​
let setTimeout = 'Hello World';
​
console.log(setTimeout); // POLLUTED GLOBAL SCOPE: "Hello World"
console.log(window.setTimeout); // ALL GUCCI, WINDOW OBJECT UNTOUCHED: function setTimeout() { [native code] }
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The second improvement is a block scope of let. Let's see it in action.

// global firstName variable
let firstName = 'John';
​
// another firstName variable is declared inside
// of the if block, it won't change the 
// global firstName
if (true) {
  let firstName = 'Jane';
​
  console.log(firstName); // "Jane"
}
​
// firstName is still "John"
console.log(firstName); // "John"
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Outer name variable polluted global scope but inner (inside if statement) lived only there. Block scope is helpful in avoiding leaking of variables to outer scopes similar to function scope.

The third improvement is that let can't be redeclared, let's see what happens if we try to do that.

let canOnlyBeUpdated = 42;
let canOnlyBeUpdated = 43; // Uncaught SyntaxError: Identifier 'canOnlyBeUpdated' has already been declared
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We get an error that notifies us canOnlyBeUpdated variable can't be redeclared.

It can still be updated which contradicts the immutability concept.

let canOnlyBeUpdated = 42;
canOnlyBeUpdated = 43;
​
console.log(canOnlyBeUpdated); // VARIABLE UPDATED: 43
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And if it comes to hoisting, let deals with it in a bit more strict way than var.

console.log(x); // ReferenceError: Cannot access 'x'
​
let x = 1;
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Hoisting still occurs but let lands in Temporal Dead Zone thus it's not accessible and we get an error. x should be declared and assigned (in most cases) before it's used.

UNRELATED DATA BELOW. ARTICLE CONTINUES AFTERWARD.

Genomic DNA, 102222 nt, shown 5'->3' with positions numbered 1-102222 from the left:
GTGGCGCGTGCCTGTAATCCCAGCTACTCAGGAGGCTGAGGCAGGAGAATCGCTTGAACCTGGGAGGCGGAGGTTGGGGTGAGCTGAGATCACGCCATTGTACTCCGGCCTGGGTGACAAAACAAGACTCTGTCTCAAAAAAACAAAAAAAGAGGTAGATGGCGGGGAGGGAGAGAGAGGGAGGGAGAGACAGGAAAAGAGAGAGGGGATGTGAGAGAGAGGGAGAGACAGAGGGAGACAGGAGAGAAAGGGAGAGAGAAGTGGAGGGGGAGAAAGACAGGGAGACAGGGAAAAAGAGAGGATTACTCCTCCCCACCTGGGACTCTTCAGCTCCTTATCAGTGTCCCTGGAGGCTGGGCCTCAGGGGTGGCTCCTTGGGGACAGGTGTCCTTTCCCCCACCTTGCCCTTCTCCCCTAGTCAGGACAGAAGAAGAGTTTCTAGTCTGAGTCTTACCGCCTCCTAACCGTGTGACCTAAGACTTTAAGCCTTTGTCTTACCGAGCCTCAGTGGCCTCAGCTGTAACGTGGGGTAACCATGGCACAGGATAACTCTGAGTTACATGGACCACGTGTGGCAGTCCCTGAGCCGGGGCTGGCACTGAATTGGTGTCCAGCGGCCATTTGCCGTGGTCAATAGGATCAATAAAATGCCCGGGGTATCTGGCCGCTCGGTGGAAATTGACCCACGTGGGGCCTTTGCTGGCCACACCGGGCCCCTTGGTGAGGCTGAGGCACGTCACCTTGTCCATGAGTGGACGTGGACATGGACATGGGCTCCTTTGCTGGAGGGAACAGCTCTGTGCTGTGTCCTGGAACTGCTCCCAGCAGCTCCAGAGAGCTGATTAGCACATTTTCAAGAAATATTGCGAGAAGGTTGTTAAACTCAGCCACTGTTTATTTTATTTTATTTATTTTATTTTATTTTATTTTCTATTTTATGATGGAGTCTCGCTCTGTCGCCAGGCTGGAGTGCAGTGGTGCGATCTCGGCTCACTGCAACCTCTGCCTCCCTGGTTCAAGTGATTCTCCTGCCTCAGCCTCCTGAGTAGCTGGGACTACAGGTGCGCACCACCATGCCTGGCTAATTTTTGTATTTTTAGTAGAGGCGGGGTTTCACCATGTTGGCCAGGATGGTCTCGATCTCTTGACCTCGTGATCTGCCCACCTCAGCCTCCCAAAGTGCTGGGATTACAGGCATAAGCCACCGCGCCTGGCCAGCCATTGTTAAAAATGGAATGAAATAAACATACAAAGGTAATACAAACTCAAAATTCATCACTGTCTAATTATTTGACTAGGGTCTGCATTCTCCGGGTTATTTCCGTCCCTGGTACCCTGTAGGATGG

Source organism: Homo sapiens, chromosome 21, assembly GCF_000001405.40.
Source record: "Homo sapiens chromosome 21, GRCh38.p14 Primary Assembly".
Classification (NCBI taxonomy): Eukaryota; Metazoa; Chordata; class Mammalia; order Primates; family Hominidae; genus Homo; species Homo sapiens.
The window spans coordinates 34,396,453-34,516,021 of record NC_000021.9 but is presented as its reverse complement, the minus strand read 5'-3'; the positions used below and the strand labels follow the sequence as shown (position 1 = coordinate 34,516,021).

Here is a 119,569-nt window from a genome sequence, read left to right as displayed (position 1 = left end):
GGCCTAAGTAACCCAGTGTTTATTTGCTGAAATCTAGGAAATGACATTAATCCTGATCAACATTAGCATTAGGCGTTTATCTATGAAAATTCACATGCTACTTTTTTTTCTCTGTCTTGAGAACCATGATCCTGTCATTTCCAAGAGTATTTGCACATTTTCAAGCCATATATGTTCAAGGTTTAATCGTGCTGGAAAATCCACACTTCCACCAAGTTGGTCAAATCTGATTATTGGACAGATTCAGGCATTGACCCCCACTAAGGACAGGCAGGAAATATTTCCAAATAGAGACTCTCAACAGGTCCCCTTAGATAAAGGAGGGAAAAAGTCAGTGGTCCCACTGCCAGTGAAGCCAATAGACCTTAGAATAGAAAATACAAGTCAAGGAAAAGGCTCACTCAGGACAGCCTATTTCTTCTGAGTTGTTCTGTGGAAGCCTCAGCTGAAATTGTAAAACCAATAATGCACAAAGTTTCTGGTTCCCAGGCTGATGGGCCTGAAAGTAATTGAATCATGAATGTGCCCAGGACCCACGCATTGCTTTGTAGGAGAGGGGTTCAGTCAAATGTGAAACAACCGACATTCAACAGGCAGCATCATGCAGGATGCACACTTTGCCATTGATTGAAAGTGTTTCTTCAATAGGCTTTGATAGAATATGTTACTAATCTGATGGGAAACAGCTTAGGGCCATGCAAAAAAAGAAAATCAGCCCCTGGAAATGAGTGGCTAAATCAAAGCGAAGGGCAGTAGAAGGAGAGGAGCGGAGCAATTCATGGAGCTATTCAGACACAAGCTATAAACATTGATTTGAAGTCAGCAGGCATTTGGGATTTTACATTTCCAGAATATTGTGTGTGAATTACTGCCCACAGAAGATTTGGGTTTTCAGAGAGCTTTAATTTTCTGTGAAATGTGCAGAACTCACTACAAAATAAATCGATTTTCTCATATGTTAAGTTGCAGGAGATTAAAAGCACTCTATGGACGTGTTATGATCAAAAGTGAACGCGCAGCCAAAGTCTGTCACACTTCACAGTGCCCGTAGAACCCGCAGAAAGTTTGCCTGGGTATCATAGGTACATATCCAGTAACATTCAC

Let's jump to the perfect one (almost) which is a const keyword.


βœ… Const

The great thing about const is that it has all the good properties from let - block-scoped, can't be redeclared and additionally, it can't be updated. 😍

const canOnlyBeUpdated = 42;
​
canOnlyBeUpdated = 43; // Uncaught TypeError: Assignment to constant variable."
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const keyword perfectly fits in functional, declarative programming with immutability in mind.

But the almost mentioned before.

const person = {
 age: 28,
 name: 'Adrian'
}
​
person.name = 'Banana';
​
console.log(person); // { age: 28, name: "Banana" }
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Whoops, we updated the property of the person object, not so immutable. There are caveats you'll face in JavaScript, take a look at this article about preventing modifications to an object.

An additional example of how good it feels to write code using const can be found below.

const multiply = (a, b) => a * b;
​
const price = 100;
const numberOfPeople = 5;
​
const amount = multiply(price, numberOfPeople);
​
console.log(amount); // 500
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Avoiding global scope

The simplest solution is to use a function or block scope. If you need something more organized, create a namespace to avoid name collisions.

window.MY_NAMESPACE = {};
window.MY_NAMESPACE.setTimeout = 'Hello World';
​
console.log(window.setTimeout); // function setTimeout() { [native code] }
console.log(window.MY_NAMESPACE.setTimeout) // "Hello World"
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This way, the built-in window.setTimeout is untouched and we can declare our variables in the namespace.

There are more solutions for avoiding global variables in JavaScript. Similarly like in CSS there are CSS-in-JS solutions, BEM, SMACSS. Study the below list to avoid creating global variables.

Let's dive into the summary of recommendations & best practices.


Summary

You probably guessed my preference about const but honestly, as Dan Abramov said in his post, "I don't care". It's all about conventions agreed with the entire team. Make sure it fits all of you and set linters appropriately.

Below you can find my recommendations:

  • Aim for const in most cases and block scope, minimize let to the bare minimum, don't use var.
  • Strive away from global scope pollution, use e.g. webpack in your projects.
  • Stick to semantic, functional programming with immutability in mind, free of side effects, not redeclaring, and updating existing variables.

Closing Notes

I hope it was something and you could've learned a ton from the article. We went through an explanation of hoisting, scopes, and variable keywords. Additionally, you've acknowledged best practices and proposed solutions to avoid global scope pollution.